Immunity from and reduction of fines: leniency in cartel cases
Commission Notice on Immunity from fines and reduction of fines in cartel cases
WHAT IS THE AIM OF THE NOTICE?
The notice seeks to provide more guidance to applicants and to increase the transparency of the leniency policy of the European Commission in relation to the reporting by firms of cartels* in which they have participated.
Leniency allows the Commission to offer full immunity or a reduction in the fines that would otherwise have been imposed on a cartel member in exchange for disclosure of information on the cartel and cooperation with the investigation.
Immunity from fines
A firm wishing to report a cartel in which it is participating may request total immunity from fines if it is the first firm to disclose its participation in a particular cartel to the Commission and either provides such evidence as to enable the Commission to carry out targeted inspections or establish the existence of the cartel.
The notice indicates the type and level of proof necessary to obtain immunity.
The Commission is also able to provisionally accept a request for immunity on the basis of limited information. The Commission may therefore grant a marker protecting an immunity applicant’s place in the queue (that is, that the applicant is the first to disclose its participation and claim its right to immunity) in order to allow for the gathering of the necessary information and evidence.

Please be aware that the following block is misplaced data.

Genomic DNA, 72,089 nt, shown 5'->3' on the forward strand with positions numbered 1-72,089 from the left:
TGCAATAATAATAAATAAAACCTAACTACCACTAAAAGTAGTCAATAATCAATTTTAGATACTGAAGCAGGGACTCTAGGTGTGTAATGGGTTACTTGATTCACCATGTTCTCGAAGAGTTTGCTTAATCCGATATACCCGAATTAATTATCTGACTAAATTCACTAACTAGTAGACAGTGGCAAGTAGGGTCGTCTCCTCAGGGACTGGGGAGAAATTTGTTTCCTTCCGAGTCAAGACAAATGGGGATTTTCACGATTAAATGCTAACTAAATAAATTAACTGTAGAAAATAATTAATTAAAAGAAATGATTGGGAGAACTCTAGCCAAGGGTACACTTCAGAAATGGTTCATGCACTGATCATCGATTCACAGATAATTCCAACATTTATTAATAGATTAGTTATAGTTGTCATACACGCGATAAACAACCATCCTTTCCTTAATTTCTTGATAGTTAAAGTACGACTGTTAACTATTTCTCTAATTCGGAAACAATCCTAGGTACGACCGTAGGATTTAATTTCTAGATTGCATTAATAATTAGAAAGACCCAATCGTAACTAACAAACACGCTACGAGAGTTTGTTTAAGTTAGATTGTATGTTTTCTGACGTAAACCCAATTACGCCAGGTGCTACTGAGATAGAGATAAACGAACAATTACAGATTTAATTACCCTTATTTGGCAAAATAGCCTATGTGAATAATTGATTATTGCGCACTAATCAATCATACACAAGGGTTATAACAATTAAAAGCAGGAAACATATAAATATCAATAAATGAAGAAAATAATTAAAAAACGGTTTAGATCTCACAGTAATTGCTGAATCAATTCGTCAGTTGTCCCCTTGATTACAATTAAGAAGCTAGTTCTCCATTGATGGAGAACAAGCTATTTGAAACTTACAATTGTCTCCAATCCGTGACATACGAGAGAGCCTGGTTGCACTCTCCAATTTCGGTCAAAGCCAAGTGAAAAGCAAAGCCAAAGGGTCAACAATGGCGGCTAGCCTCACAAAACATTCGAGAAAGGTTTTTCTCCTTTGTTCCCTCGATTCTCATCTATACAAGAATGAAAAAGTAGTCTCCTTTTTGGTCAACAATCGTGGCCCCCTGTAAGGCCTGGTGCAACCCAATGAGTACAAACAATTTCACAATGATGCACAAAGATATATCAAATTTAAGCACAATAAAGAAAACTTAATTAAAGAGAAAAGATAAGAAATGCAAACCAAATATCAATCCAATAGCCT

It is still the case that a firm which coerced other firms to participate or remain in a cartel can be refused total immunity from fines.
Reduction of fines
A firm which cannot claim total immunity may nevertheless request a reduction of fines if it discloses its participation in the cartel and supplies evidence which represents significant added value with respect to the evidence the Commission already has to prove the cartel's existence.
The notice indicates the relative probative value* of evidence for the assessment of significant added value. For instance, all things being equal, direct evidence is more valuable than indirect evidence, contemporaneous evidence is more valuable than evidence recreating the facts, compelling evidence (evidence which does not need to be corroborated) has more value than evidence which has to be confirmed or backed up.
The first firm meeting these conditions will be granted a 30-50% reduction in the fine which would otherwise have been imposed, the second 20-30% and subsequent ones may qualify for a reduction of up to 20%.
In addition to the reductions above, compelling evidence which enables those investigating to prove additional facts increasing the gravity or the duration of the infringement will be rewarded by excluding that gravity factor or that concrete duration from the calculation of the fine to be imposed on the firm which provided it.
Conditions entitling firms to immunity or a reduction of fines